Flappers and easy sex and bathtub gin and all that jazz, and tsk, tsk ain’t it all a shame? With a powerful musical backing, Joseph Moncure March’s book-length poem of excess and wantonness is surely expressed in Andrew Lippa’s operatic musical, The Wild Party. But those elements of society have always been with us, and no doubt always will be. This 2000 Off-Broadway musical seems a more appropriate interpretation of March’s message.
Even though many people don’t feel the need to party to the death, many apparently love to sit and watch others do it. Are these vicarious thrills or philosophical gymnastics? Director Craig Johnson finds hope for a better tomorrow in it. What we found was fine acting and exciting music well performed and excellent dancing to energetic choreography. Equally important are the costumes, which are truly a part of the storytelling.
In 1920s Greenwich Village, Queenie, a vaudeville entertainer seeks fulfillment of her carnal desires, and finds them satisfied by Burrs, a vaudeville clown. However, it begins to pall after a while and she plots to liven up their life with a big party. Sure enough, they fill their shared apartment with a collection of free-wheeling worldly characters, and let the fun begin. Included are Madeline True, a lesbian; Eddie, a boxer; Phil and Oscar, a gay couple; Dolores, a hooker; Jackie, a dancer; and a minor named Nadine. After the party has been underway awhile, Kate arrives with her new boyfriend, Mr. Black; and that’s when the fireworks begin.
Queenie is played vivaciously and sexily by Anne Caitlin Donohue, whose vocalizations are enchanting, especially her final number “How Did We Come To This?” James Ilsley does a crushingly intimate job of playing Burrs, prancing, dancing, singing, and displaying to us the true clown’s embodiment of crying on the inside.
The mysterious Mr. Black, who is definitely not “one of this crowd” is played gently and with broad nuance by Ben Muller. Effervescent Melanie Carviou sparkles into the role of Kate, the intruder at the party and in Queenie and Burrs’ relationship.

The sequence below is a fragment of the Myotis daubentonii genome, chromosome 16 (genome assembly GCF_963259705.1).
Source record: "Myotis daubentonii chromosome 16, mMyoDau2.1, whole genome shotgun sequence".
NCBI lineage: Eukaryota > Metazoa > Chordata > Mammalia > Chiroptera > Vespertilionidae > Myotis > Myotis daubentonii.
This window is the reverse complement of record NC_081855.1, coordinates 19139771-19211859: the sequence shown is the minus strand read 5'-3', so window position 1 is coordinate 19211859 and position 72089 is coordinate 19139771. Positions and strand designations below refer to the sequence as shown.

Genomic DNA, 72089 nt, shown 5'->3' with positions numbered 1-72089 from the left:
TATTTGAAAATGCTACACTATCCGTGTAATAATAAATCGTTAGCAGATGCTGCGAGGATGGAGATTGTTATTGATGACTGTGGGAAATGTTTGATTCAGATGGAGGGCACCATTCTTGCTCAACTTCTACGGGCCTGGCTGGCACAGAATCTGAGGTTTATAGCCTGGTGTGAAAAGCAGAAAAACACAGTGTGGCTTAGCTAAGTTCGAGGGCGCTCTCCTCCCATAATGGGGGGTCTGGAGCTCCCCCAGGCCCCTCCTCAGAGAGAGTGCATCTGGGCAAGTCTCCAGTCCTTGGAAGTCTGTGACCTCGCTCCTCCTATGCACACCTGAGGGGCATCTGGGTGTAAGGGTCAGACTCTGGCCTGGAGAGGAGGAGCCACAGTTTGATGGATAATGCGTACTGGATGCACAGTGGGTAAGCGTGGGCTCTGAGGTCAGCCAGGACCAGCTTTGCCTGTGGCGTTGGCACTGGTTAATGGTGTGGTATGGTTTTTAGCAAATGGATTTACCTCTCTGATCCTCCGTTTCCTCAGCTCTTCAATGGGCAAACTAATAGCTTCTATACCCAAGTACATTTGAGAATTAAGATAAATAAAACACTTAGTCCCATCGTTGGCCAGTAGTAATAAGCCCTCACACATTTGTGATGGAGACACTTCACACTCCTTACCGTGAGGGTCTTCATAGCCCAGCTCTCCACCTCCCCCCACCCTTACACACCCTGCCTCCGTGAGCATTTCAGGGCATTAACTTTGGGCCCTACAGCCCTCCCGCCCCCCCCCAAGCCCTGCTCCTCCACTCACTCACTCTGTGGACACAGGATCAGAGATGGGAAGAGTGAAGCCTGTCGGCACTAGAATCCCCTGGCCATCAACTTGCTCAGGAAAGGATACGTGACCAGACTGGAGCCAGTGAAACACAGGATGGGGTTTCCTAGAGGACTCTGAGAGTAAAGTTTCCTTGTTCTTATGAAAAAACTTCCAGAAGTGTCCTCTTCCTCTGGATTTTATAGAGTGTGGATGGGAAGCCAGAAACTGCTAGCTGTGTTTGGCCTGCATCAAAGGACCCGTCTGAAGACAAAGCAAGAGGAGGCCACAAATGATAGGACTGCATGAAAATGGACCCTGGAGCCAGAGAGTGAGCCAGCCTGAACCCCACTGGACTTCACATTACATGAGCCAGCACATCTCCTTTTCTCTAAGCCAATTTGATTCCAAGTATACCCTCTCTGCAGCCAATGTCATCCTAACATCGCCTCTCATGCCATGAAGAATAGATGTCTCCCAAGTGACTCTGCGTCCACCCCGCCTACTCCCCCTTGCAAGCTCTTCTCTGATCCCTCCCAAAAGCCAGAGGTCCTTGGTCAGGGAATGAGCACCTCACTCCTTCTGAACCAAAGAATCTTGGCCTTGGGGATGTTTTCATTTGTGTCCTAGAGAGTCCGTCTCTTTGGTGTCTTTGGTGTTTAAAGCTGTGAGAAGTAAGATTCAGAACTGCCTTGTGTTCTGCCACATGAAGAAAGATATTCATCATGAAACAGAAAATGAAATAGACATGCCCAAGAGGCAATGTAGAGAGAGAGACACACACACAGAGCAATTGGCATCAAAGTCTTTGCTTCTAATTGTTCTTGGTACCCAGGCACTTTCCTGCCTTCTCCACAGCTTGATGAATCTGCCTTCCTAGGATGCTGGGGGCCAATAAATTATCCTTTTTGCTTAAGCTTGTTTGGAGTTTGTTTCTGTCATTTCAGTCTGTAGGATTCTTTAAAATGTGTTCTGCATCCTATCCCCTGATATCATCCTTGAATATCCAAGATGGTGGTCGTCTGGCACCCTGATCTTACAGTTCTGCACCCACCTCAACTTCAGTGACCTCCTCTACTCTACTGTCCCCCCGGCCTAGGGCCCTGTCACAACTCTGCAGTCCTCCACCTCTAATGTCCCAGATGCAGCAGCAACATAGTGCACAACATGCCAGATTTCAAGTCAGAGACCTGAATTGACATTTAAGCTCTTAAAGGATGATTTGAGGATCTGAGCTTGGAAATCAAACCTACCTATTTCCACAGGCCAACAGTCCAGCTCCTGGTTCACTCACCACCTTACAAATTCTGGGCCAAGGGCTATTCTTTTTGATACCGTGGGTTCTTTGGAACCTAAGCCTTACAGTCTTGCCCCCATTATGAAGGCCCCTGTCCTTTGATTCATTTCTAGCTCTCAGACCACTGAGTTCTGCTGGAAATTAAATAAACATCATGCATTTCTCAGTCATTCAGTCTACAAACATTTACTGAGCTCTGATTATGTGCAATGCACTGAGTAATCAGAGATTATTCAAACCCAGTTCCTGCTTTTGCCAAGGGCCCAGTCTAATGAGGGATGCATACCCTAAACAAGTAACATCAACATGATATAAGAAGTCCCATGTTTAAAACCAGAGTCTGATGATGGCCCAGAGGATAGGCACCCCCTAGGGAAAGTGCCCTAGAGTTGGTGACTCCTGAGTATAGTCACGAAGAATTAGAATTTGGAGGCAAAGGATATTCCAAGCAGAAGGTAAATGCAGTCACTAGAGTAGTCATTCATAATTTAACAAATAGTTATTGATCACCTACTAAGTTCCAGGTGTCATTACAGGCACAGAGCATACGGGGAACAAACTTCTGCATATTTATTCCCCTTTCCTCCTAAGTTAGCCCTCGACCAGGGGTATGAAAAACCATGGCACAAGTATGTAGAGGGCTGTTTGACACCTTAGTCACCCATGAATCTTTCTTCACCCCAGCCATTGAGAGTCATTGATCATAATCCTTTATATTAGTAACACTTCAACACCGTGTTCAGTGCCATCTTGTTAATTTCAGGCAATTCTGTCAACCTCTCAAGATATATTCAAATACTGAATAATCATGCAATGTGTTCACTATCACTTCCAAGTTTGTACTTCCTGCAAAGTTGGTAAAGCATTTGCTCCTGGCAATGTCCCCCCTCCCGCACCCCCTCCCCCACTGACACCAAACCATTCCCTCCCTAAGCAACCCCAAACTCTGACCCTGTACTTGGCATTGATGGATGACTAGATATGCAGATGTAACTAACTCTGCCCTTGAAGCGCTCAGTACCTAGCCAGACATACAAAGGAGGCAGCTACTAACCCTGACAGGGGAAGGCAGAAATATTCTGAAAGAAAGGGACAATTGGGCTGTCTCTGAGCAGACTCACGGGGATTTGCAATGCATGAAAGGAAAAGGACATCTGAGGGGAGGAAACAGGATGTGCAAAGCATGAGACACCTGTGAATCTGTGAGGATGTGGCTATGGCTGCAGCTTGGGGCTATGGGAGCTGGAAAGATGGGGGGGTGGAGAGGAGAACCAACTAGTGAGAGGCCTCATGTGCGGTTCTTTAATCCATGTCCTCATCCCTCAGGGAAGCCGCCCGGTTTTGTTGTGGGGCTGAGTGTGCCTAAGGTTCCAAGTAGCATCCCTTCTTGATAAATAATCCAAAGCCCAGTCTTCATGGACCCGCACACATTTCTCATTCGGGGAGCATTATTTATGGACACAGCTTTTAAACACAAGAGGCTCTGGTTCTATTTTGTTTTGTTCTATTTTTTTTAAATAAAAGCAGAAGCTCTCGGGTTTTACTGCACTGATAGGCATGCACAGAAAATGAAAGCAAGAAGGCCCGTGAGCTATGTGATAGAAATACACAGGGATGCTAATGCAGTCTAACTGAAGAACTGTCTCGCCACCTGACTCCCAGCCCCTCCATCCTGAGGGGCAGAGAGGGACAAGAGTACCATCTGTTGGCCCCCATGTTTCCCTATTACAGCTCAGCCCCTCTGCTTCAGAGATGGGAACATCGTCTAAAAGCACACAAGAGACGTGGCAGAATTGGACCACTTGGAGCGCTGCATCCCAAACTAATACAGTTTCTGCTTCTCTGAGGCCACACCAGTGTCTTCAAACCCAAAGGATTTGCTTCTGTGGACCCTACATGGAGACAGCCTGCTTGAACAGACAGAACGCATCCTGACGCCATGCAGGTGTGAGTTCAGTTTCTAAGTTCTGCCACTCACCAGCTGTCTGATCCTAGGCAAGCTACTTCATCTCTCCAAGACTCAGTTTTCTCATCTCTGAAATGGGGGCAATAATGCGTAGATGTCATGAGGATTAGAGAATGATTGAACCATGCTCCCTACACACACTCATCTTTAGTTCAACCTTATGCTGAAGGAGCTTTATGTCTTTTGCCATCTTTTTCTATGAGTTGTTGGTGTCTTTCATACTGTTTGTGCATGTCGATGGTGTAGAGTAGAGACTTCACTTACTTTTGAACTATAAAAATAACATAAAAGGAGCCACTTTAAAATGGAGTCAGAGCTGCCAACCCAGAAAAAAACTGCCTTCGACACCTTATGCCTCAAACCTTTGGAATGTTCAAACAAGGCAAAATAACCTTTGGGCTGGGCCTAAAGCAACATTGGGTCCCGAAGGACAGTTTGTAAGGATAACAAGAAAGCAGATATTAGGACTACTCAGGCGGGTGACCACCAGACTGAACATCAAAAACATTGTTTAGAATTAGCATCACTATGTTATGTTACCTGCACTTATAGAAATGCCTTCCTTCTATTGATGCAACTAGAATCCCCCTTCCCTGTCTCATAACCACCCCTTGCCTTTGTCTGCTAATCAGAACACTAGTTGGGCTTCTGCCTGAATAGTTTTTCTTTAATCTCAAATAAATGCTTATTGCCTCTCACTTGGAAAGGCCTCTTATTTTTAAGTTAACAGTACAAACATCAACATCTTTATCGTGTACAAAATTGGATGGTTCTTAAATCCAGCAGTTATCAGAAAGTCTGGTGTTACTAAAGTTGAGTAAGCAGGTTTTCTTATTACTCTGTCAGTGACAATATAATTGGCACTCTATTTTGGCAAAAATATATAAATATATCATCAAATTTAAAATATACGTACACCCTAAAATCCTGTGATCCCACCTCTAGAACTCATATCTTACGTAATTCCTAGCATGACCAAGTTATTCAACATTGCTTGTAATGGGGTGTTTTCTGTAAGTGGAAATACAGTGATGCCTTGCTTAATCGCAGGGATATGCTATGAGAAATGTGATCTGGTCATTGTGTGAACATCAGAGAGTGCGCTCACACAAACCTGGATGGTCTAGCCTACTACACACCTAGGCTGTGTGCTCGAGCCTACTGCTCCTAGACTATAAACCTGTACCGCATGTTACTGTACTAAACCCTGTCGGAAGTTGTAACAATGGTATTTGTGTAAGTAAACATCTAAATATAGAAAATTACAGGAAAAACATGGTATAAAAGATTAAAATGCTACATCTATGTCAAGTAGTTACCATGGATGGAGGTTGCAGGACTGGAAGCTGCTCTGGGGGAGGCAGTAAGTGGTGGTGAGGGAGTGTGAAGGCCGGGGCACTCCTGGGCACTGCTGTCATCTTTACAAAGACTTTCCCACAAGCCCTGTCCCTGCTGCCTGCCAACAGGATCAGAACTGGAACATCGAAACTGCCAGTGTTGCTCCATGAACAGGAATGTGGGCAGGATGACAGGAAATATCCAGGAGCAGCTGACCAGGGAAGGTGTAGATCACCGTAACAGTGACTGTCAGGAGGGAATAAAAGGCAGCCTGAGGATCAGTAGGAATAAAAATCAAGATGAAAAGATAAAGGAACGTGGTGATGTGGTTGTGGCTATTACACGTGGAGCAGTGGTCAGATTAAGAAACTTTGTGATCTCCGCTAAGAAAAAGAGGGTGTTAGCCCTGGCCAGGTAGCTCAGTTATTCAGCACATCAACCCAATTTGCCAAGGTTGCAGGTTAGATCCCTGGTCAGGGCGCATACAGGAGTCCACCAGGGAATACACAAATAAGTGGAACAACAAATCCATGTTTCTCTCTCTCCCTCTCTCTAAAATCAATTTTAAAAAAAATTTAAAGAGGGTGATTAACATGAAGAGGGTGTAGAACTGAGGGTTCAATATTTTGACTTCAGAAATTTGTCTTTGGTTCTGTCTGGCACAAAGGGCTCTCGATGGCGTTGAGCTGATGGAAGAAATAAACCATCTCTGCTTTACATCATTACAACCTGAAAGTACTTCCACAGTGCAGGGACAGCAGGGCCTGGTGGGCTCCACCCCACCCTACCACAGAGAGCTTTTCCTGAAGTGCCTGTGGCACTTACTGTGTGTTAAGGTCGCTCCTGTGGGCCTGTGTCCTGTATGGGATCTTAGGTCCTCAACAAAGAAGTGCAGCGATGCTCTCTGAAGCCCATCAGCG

Natalie Turgeon gives a sympathetic and touching performance as Madeline True, bringing off the ballad “An Old- Fashioned Love Story” tenderly and with pathos. Dancer Randi Winter shines in her graceful and evocative solo in “Jackie’s Last Dance.”
The overall performance level is high energy and precision tight, a tribute to the guiding hand of director Craig Johnson. Musical director David Oberst has drawn together a versatile ensemble of musicians who give us the musical environment of the Roaring Twenties. The period dance, as choreographed by Alison LaRue, add authenticity to the production.
Aside from a sound system which still needs some tweaking, this NRACT production of The Wild Party is a sure winner, but viewers are cautioned that this not a show to bring the kiddies to.
SECOND OPINION: March 11th Raleigh, NC Triangle Arts and Entertainment review by Susie Potter: http://triangleartsandentertainment.org/2014/03/sophisticated-and-sultry-the-wild-party-is-nracts-best-show-to-date/; March 10th Raleigh, NC News & Observer review by Glenn McDonald: http://www.newsobserver.com/2014/03/10/3690098/theater-review-a-good-time-at.html; March 9th Raleigh, NC CVNC review by Nathan Jones: http://cvnc.org/article.cfm?articleId=6705; and March 5th Durham, NC Indy Week mini-preview by Zack Smith: http://www.indyweek.com/indyweek/the-wild-party/Event?oid=3639686.
The North Raleigh Arts and Creative Theatre presents THE WILD PARTY at 8 p.m. March 14 and 15, 3 p.m. March 16, 8 p.m. March 21 and 22, and 3 p.m. March 23 at 7713-51 Lead Mine Road Raleigh, North Carolina 27615, in Greystone Village Shopping Center.
TICKETS: $18.59 ($15.48 students and seniors 62+), including fees.
The Wild Party (2000 Off-Broadway musical): http://www.mtishows.com/show_detail.asp?showid=000234 (Music Theatre International) and http://en.wikipedia.org/wiki/The_Wild_Party_%28Lippa_musical%29 (Wikipedia).
Andrew Lippa (New York City composer, lyricist, and librettist): http://andrewlippa.com/ (official website), https://www.facebook.com/andrew.lippa (Facebook page, and http://en.wikipedia.org/wiki/Andrew_Lippa (Wikipedia).
Craig Johnson (director): https://www.facebook.com/profile.php?id=100004306423862 (Facebook page).
Martha Keravuori is a life-long theater artist — an actress, director, and stage manager — in North Carolina, around the country, and overseas. She has a theater degree from UNC-Greensboro, and has been active in the arts in Raleigh for the past 40 years. Martha is the retired executive director of the North Carolina Theatre Conference. Chuck Galle returned to Raleigh last year after a 17-year absence. He was active in community theater for many years, and directed the troupe of maximum-security inmates at Raleigh’s Central Prison known as the Central Prison Players. In New England, he performed on stage, on TV, and in films. He is the author of Stories I Never Told My Daughter — An Odyssey, which can be ordered on his website: http://www.chuckgalle.com/. Chuck Galle and Martha Keravuori review theater for Boom! Magazine of Cary. Click here to read more of their reviews for Boom! Magazine and here to read more of their reviews for Triangle Review and Triangle Arts and Entertainment.